User-level attribution, retargeting and look-alike audience creation are therefore pretty much broken.
Branch’s answer is a persona graph that it’s been developing for the past few years, designed to use an “anonymous, probabilistic algorithm that incorporates attributions” to accurately match when there’s no universal ID.
Most of the data comes from Branch deep links in apps, ads, emails and on websites. Branch collects identifiers every time a user clicks on one of the links, and rounds out the graph using machine learning to draw matches between personas that likely belong to the same user.
Branch claims it’ll still be able to provide high coverage rates even without the IDFA and that its graph does not depend on fingerprinting, a practice many believe Apple will start cracking down on in apps.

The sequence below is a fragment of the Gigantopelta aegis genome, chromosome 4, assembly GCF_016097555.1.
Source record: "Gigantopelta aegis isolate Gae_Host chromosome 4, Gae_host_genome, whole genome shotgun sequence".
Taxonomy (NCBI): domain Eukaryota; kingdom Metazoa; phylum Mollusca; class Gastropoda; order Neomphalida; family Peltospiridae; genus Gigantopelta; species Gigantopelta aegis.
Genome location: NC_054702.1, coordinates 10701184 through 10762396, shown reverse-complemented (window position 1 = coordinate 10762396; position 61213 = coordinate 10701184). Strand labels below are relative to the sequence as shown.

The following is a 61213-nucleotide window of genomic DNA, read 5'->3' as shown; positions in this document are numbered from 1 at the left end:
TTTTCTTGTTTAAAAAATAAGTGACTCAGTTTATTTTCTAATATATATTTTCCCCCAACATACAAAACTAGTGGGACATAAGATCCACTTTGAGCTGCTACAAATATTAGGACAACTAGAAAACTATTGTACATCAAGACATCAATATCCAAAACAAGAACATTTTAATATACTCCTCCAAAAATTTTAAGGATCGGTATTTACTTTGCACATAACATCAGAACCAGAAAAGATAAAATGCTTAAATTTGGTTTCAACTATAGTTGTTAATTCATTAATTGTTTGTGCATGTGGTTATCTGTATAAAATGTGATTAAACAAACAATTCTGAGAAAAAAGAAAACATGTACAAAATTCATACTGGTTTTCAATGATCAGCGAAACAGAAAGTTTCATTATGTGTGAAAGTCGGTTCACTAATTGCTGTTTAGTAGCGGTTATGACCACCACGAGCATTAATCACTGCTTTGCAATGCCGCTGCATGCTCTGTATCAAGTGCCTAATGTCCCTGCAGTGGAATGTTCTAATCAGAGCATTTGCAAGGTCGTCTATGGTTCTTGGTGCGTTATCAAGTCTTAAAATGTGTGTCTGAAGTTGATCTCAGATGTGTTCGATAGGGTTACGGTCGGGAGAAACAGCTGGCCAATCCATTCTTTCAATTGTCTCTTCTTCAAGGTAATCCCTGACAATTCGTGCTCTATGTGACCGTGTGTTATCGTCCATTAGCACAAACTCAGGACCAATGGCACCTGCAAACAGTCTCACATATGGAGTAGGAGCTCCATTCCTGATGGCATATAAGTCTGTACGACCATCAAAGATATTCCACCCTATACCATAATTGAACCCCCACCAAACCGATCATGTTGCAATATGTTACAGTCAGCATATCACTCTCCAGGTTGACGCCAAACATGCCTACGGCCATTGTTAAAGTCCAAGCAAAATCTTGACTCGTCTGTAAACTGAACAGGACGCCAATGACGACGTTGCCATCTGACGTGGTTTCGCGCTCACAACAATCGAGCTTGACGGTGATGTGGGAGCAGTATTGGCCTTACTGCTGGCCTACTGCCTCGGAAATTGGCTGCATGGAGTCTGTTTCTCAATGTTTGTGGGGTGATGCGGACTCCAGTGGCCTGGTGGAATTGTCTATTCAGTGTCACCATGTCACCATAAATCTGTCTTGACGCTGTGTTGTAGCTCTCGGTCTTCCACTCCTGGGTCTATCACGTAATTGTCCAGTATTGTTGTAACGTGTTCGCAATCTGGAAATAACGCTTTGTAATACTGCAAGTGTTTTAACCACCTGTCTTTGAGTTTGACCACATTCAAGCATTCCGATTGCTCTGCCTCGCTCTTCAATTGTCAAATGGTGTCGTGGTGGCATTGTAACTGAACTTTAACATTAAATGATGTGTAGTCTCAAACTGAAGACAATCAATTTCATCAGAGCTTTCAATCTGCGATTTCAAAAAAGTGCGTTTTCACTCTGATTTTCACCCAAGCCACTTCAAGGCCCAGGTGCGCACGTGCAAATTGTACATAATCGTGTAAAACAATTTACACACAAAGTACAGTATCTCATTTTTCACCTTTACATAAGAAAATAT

Kochava’s Identity Locker
Mobile analytics company Kochava is taking a different and deterministic tack with a solution called Identity Locker.
Advertisers and publishers onboard their first-party data into a secure area (aka, “locker”) hosted by Kochava. Demand and supply partners can then prompt users for consent and manage data permissions within their locker using secure identity tokens. The tokens are resolved through Collective, Kochava’s data marketplace/identity graph of hashed emails, household IDs and other device and user attributes.
It’s unclear whether Apple will frown upon the concept of a token whose sole purpose appears to be as a replacement for the IDFA.
Fyber’s take on contextual